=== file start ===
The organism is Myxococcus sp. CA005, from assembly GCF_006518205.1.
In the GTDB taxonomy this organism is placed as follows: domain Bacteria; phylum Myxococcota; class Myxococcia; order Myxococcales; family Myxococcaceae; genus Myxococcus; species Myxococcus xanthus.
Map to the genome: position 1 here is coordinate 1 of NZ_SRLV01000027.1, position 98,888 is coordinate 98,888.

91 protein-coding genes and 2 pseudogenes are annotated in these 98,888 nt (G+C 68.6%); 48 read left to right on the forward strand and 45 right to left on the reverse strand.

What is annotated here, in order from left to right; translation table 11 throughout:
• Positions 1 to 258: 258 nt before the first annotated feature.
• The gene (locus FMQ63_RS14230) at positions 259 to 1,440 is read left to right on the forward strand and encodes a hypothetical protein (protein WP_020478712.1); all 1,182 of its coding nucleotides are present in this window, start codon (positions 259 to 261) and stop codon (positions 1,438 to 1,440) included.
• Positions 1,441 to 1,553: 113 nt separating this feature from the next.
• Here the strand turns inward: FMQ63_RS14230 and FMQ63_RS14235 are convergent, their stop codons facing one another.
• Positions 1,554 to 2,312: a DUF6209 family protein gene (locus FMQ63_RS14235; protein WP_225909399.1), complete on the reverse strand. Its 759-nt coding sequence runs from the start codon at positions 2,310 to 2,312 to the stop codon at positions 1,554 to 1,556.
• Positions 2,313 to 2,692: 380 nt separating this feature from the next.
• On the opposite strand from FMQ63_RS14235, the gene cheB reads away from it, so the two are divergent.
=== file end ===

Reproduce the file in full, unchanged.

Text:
The organism is Myxococcus sp. CA005, from assembly GCF_006518205.1.
In the GTDB taxonomy this organism is placed as follows: domain Bacteria; phylum Myxococcota; class Myxococcia; order Myxococcales; family Myxococcaceae; genus Myxococcus; species Myxococcus xanthus.
Map to the genome: position 1 here is coordinate 1 of NZ_SRLV01000027.1, position 98,888 is coordinate 98,888.

91 protein-coding genes and 2 pseudogenes are annotated in these 98,888 nt (G+C 68.6%); 48 read left to right on the forward strand and 45 right to left on the reverse strand.

What is annotated here, in order from left to right; translation table 11 throughout:
• Positions 1 to 258: 258 nt before the first annotated feature.
• The gene (locus FMQ63_RS14230) at positions 259 to 1,440 is read left to right on the forward strand and encodes a hypothetical protein (protein WP_020478712.1); all 1,182 of its coding nucleotides are present in this window, start codon (positions 259 to 261) and stop codon (positions 1,438 to 1,440) included.
• Positions 1,441 to 1,553: 113 nt separating this feature from the next.
• Here the strand turns inward: FMQ63_RS14230 and FMQ63_RS14235 are convergent, their stop codons facing one another.
• Positions 1,554 to 2,312: a DUF6209 family protein gene (locus FMQ63_RS14235; protein WP_225909399.1), complete on the reverse strand. Its 759-nt coding sequence runs from the start codon at positions 2,310 to 2,312 to the stop codon at positions 1,554 to 1,556.
• Positions 2,313 to 2,692: 380 nt separating this feature from the next.
• On the opposite strand from FMQ63_RS14235, the gene cheB reads away from it, so the two are divergent.